The Liège Acromegaly Survey is a cross-sectional study on acromegalic patients, developed as an in-house tool in Liège, then extended to other Europeans participating centers. The database differentiates itself from national and multinational registries by adopting a goal oriented approach and it was conceived following a list of open questions on acromegaly. After an initial test run in Liège, ... [Show full abstract] the database installation started on mid-March 2010. Thirteen other european centers joined the project. At this time, 3050 patients from fourteen centers were included.
Sex ratio (M/F) was 1397/1653 (=0.85) with strong differences between centers (Porto: 0.43, Valencia: 1.4). Median age at diagnosis was 45.1 and the male population younger than the female (medians: M=43.4, F=46.2, P<0.001). When looking at patients age and the year of diagnosis, a trend toward an aging of the population was observed with more older patients getting diagnosed with time.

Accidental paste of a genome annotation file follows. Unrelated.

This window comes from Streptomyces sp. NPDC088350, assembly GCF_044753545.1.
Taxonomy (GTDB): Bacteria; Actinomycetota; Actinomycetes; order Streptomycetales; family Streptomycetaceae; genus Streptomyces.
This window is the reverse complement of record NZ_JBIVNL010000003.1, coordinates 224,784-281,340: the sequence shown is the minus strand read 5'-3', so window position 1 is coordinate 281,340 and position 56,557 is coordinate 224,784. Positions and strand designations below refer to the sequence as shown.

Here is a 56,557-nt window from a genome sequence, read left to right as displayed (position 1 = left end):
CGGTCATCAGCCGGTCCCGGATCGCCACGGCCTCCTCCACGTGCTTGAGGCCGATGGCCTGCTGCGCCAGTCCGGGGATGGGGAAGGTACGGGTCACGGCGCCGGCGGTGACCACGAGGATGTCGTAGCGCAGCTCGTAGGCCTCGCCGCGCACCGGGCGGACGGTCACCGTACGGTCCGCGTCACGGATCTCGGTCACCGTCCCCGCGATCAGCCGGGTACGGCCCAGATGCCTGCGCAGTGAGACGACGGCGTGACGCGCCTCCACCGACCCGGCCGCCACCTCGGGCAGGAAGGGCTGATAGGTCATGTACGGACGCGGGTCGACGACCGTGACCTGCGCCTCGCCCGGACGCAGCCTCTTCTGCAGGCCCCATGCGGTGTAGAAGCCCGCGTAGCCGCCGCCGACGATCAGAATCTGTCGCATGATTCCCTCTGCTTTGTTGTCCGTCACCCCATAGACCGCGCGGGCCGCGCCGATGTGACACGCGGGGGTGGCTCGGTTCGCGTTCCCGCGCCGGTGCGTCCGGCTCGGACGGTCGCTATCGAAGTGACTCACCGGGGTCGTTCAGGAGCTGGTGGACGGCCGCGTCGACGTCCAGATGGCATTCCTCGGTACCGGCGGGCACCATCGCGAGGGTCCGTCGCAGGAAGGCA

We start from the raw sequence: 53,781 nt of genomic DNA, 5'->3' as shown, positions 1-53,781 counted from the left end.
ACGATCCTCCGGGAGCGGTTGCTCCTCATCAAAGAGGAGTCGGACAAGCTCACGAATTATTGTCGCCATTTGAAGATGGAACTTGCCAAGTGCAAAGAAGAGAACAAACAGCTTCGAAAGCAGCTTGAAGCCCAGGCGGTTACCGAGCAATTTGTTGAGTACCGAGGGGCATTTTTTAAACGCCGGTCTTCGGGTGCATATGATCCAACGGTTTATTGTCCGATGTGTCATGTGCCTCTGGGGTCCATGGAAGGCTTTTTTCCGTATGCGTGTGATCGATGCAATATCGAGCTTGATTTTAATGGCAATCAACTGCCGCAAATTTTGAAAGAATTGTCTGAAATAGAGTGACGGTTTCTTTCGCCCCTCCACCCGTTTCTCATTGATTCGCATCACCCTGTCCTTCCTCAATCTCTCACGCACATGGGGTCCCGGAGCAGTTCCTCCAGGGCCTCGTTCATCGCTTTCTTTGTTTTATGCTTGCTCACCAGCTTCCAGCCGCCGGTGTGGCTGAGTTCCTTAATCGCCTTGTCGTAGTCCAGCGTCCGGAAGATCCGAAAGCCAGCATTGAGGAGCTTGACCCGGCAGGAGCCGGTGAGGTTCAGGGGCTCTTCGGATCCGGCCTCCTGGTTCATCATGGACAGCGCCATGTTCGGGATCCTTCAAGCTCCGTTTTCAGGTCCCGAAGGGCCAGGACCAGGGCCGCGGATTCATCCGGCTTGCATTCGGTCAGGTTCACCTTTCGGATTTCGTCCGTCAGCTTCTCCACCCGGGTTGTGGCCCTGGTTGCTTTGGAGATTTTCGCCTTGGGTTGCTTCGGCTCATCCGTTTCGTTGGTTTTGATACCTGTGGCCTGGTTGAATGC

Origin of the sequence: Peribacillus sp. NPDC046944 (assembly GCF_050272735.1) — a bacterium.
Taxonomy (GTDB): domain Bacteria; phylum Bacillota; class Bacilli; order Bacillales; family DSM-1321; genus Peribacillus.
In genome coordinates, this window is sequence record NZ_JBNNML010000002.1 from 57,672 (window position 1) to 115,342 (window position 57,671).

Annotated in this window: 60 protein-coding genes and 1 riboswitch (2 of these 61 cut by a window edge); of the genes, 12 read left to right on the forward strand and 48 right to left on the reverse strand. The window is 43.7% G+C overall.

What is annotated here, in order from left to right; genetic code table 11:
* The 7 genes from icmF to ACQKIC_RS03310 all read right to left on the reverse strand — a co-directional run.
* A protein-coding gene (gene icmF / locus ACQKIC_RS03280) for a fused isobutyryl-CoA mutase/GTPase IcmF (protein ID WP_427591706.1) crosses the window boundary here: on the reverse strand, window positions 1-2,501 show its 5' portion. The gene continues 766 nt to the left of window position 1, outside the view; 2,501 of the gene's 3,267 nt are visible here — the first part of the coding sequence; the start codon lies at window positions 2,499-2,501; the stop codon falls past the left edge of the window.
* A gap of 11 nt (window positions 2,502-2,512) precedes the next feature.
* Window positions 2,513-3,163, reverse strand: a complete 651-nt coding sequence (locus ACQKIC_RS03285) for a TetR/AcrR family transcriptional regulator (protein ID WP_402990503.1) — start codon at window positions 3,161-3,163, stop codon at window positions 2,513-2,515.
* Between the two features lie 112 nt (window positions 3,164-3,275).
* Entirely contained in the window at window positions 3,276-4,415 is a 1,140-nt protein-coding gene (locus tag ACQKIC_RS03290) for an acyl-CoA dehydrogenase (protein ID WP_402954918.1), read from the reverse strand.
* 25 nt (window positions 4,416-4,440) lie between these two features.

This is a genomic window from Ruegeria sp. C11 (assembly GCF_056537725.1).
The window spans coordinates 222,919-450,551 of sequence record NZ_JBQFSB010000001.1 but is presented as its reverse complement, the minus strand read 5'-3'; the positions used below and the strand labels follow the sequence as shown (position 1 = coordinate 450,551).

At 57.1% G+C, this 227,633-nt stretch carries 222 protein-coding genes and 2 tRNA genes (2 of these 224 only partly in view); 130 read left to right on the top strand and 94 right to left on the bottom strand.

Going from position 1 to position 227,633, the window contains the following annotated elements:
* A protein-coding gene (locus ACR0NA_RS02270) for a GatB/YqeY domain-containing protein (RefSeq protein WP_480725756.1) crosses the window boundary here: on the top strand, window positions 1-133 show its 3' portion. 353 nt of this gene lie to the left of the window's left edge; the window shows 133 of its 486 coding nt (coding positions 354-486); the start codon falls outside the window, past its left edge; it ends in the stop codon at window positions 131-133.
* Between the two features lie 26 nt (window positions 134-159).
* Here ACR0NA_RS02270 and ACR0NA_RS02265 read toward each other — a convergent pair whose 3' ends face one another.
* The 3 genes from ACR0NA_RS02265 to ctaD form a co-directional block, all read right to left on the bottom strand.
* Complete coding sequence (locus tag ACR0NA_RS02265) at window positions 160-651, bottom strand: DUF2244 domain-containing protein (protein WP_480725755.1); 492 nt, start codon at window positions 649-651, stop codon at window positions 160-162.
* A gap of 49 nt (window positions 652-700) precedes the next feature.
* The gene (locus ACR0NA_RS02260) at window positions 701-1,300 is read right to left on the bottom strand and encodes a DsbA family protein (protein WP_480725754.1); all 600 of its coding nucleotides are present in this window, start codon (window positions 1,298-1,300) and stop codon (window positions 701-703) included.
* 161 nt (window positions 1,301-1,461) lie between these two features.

Median duration of disease before diagnosis was 5 years whenever estimation was possible. Acromegaly was suspected in 43% of cases by endocrinologists, in 16% of cases by an internist from different specialities and in 17% of cases by family doctor. Dysmorphia appears as the main sign leading to diagnosis.
At diagnosis, glucose levels in non-diabetic patients, hemoglobin concentrations and red blood cell count correlated with IGF1 levels but not GH, suggesting that IGF1 values are a better representation of the activity of acromegaly than GH.
In summary, the LAS was conceived as a tool to answer a number of questions on the subject of acromegaly. By concentrating on these specific points and recording data from a more than 3000 patients, this database seems to be able to highlight a number of aspects not addressed before.